Wednesday, 30 January 2013


We live in our own worlds of excess. We waste food and many other essentials without thinking that it can be utilised in many different ways, let alone feeding or helping the millions who are not as privileged as we are. In our quest of becoming more and more civilised, we tend to waste more, and, in the process, waste management becomes a major pain-point.

To deal with this issue in an efficient way, a mechanical engineer and an environmental professional from Pune developed a technology to treat bio-waste with the help of castor oil cakes. Their waste disposal method can treat 5 tonnes of hotel waste on a daily basis to generate electricity through an eco-friendly biogas plant. The cakes have to be crushed and put in a digester to give volatile solids, which in turn can be used as biogas. 400 cubic meters of gas can be generated through one plant, which is equivalent to 230 litres of diesel or 200 kg of LPG. Five tonnes of food waste can yield 350 cubic metres of biogas daily.
Microbial Fuel Cell (MFC)

In the poorest, darkest and most remote parts of Panama, ‘Light From Below’ came up with a design for an easy-to-build lamp powered by electricity generated from mud. Azoarcus, Azospirillum, and Geobacteraceae, some of the most electrochemically active bacteria populations are present in soil, mud and decomposed organic material. The technology used was earth energy, a way of producing electrical energy from the change in the rate of chemical reactions produced by micro-organisms, with the help of a microbial fuel cell (MFC). A recent experiment by a group of Harvard students showed that the most recent MFC produces enough electricity to power a small LED bulb for up to a year.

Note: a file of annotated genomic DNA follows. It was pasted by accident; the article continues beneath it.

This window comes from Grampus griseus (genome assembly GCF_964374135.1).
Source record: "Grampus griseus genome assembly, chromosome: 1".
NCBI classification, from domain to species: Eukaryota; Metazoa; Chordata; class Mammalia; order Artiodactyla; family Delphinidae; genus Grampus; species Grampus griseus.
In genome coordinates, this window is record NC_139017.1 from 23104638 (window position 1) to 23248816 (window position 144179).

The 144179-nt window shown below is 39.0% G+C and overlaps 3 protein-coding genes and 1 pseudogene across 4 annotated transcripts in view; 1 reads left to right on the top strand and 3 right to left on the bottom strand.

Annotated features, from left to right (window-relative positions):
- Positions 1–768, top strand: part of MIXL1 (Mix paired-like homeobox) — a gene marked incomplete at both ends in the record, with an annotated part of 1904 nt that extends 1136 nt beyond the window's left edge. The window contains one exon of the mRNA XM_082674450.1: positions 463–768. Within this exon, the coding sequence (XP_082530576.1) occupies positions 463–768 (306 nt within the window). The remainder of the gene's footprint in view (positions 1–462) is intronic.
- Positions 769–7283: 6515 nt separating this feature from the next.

Solar Bottle Bulb
Necessity, most certainly, is the mother of invention, for the invention of the simple solar bottle bulb in Brazil was purely out of sheer need. In 2002, Alfredo Moser, a mechanic from Sao Paulo, came up with a solar bottle bulb to combat rampant power outages. He had a workshop and the frequent outages would lead to unwanted and prolonged disruption of work as the crammed spaces would not allow any light to enter the rooms even during daytime. The idea was very simple – to fill a one litre plastic bottle with water and bleach, cap it and seal it, and the bub is ready. If the bottle if let down from an aperture on the roof during daytime, the water inside would disperse and refract sunlight and the light produced will be same as that of a 50W bulb. With time, the bulb has found major acceptance in places like Manila (slum areas) and Philippines (low-income groups).

Lights made out of egg carton

More often than not, we feel that there are too many things at home which are only taking up space. But we can use some of that stuff too and transform them into a source of light. For example, a simple egg carton can be made into a beautiful lighting system! Here’s how. Divide the cones of the egg carton and cut it into four strips. They would be the petals. Use acrylic colours of your choice and paint them. Repeat it for three cones and insert them into each other and stick them with some glue. The inner most carton doesn’t need strips. Finally, make an opening passing through all three cones and insert light wires and bulbs. It is ready!